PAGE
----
2.6 Major secular and ecumenical practices in Contemplative Studies
3.1 (a) Aikido throw; (b) Moshé Feldenkrais practicing functional integration
4.1 Novices entering the Carthusian Order at Grande Chartreuse (Saint‐Pierre‐de‐Chartreuse, France)
4.2 Simonopetra Monastery (Mount Athos, Greece)
4.3 Shinto misogi ritual at Tsubaki Grand Shrine of America (Granite Falls, Washington)
5.1 Children meditating at the Instilling Goodness Elementary School (Ukiah, California)
5.2 Examples of contemplative exercises utilized in contemplative higher education
5.3 Everything (2004) by Guillermo Kuitca (b.1961)
5.4 Detail of Everything
5.5 Floating Rocks by John Daido Loori (1931–2009)
6.1 Detail of Mengxian caotang tu (Dreaming of Immortality in a Thatched Hut) by Tang Yin (1470–1523)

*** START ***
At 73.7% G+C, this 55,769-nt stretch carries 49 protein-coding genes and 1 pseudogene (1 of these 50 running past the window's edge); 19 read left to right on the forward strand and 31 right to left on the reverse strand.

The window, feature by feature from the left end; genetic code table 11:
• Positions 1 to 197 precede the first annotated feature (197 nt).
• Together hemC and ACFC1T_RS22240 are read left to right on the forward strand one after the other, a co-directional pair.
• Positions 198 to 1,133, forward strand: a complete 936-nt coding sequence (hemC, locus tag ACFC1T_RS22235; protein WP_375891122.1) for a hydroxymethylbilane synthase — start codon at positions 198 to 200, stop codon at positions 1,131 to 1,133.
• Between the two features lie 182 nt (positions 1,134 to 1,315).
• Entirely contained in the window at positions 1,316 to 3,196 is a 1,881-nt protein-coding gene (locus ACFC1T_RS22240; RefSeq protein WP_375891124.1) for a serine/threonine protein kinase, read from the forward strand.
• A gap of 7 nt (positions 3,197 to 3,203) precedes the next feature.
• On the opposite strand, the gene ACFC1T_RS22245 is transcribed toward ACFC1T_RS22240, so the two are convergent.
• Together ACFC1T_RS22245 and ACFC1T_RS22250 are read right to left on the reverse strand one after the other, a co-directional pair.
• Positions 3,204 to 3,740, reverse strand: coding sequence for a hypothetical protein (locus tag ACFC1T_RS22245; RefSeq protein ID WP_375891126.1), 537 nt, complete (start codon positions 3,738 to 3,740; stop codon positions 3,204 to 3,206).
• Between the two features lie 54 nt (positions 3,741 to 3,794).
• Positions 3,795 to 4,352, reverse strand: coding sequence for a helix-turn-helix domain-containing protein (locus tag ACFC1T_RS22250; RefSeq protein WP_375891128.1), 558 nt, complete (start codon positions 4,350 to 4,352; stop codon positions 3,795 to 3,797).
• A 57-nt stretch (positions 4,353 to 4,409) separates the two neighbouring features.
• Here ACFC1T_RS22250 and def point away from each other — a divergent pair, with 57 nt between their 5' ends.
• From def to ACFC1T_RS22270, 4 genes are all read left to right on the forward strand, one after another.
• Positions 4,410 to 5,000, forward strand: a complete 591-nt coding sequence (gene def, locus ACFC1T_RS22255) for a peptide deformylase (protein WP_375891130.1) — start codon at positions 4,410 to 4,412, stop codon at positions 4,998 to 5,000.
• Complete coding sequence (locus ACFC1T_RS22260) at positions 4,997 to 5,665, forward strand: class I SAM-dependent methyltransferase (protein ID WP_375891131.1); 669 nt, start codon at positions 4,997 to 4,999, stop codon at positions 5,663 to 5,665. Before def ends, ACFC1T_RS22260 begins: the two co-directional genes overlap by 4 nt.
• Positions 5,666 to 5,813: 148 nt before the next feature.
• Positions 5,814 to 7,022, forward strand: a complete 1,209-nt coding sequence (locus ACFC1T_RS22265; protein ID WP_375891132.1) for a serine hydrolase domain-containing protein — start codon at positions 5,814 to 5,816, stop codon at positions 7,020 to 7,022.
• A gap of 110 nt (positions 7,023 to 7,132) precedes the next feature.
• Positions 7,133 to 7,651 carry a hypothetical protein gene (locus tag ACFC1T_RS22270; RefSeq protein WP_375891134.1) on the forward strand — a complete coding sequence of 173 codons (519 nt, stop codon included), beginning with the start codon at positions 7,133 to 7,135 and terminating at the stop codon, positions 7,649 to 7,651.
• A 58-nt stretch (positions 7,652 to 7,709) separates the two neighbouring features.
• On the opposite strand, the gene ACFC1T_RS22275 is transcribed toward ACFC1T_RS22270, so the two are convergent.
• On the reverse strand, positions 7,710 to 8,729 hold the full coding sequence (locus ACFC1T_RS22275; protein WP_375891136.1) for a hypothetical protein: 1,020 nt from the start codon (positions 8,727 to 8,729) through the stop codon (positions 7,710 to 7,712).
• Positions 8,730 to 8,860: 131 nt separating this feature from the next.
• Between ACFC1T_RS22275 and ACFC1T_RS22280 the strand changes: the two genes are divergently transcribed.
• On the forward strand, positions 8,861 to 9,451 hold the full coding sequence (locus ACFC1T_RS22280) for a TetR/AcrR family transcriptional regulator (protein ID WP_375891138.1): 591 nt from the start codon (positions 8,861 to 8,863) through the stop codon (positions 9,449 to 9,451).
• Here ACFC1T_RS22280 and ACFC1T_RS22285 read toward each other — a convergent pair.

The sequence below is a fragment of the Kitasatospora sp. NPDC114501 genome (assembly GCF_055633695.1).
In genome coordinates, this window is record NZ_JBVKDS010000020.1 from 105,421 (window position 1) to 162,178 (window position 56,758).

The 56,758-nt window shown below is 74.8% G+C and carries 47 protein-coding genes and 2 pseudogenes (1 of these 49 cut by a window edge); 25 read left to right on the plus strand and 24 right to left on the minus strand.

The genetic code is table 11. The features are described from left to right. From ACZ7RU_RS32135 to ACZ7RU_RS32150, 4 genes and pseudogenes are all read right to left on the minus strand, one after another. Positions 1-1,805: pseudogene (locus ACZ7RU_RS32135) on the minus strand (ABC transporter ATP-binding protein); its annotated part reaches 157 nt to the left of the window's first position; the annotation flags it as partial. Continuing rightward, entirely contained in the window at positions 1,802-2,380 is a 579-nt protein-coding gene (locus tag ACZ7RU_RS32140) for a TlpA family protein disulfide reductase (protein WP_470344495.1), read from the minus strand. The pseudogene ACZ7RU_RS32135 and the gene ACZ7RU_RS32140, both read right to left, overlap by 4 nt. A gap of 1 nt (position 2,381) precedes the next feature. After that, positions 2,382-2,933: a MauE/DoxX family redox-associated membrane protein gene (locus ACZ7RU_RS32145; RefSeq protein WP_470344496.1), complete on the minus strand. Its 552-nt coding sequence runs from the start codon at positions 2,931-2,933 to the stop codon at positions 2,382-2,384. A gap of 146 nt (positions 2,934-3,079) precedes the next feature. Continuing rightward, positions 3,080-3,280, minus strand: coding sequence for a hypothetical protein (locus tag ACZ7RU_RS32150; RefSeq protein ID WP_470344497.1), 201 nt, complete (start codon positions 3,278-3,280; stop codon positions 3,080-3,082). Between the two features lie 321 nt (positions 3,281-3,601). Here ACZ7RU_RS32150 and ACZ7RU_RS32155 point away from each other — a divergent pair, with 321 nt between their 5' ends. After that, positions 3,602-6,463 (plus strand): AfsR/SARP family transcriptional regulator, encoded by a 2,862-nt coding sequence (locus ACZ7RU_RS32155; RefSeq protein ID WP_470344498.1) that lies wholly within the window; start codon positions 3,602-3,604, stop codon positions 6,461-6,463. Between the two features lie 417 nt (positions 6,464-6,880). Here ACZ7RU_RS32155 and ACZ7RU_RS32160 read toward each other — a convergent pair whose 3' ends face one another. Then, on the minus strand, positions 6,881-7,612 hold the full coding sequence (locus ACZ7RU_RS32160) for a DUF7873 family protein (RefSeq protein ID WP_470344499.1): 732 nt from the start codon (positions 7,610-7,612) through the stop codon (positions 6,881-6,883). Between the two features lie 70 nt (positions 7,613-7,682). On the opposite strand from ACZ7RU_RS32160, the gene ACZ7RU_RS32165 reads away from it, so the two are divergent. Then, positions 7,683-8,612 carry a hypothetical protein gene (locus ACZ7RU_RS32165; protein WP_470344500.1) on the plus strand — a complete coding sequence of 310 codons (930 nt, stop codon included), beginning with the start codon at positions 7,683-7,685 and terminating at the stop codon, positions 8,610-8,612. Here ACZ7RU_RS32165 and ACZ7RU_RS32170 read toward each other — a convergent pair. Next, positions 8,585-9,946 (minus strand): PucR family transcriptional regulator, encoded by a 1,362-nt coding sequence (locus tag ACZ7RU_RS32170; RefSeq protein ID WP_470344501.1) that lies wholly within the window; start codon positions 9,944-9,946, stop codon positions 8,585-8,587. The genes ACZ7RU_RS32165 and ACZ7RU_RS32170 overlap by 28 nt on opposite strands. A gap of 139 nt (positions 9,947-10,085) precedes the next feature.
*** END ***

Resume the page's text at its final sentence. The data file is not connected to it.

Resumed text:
6.2 Contemplative Studies as interdisciplinary field
6.3 Cover image from the program book for Conference on Contemplative Studies
6.4 Four aspects of the study of religion
6.5 Laban Movement Analysis
7.1 Self‐immolation of Thich Quang Duc, 1963
7.2 Statistical analysis of International Symposium for Contemplative Studies 2012
7.3 Mindfulness journal publications by year, 1980–2015
7.4 Tibetan Buddhist monk engaging in technological meditation
8.1 Reconsidering critical subjectivity
8.2 Chicano Park Takeover (Logan Heights, San Diego)
8.3 “Tank Man” near Tiananmen Square (Beijing, China), 1989
8.4 Monkey in captivity


2.1 Major types of contemplative practice
3.1 Comparative table of contemplative states and stages


American Academy of Religion
Association for Contemplative Mind in Higher Education
Before the Common Era
critical adherent discourse
Common Era
Center for Contemplative Mind in Society
Contemplative Studies. Also abbreviated as COST
Contemplative Studies Initiative of Brown University
Contemplative Studies Group of the American Academy of Religion
Contemplative Studies Website
dates unknown
inter‐contemplative dialogue
Introducing Contemplative Studies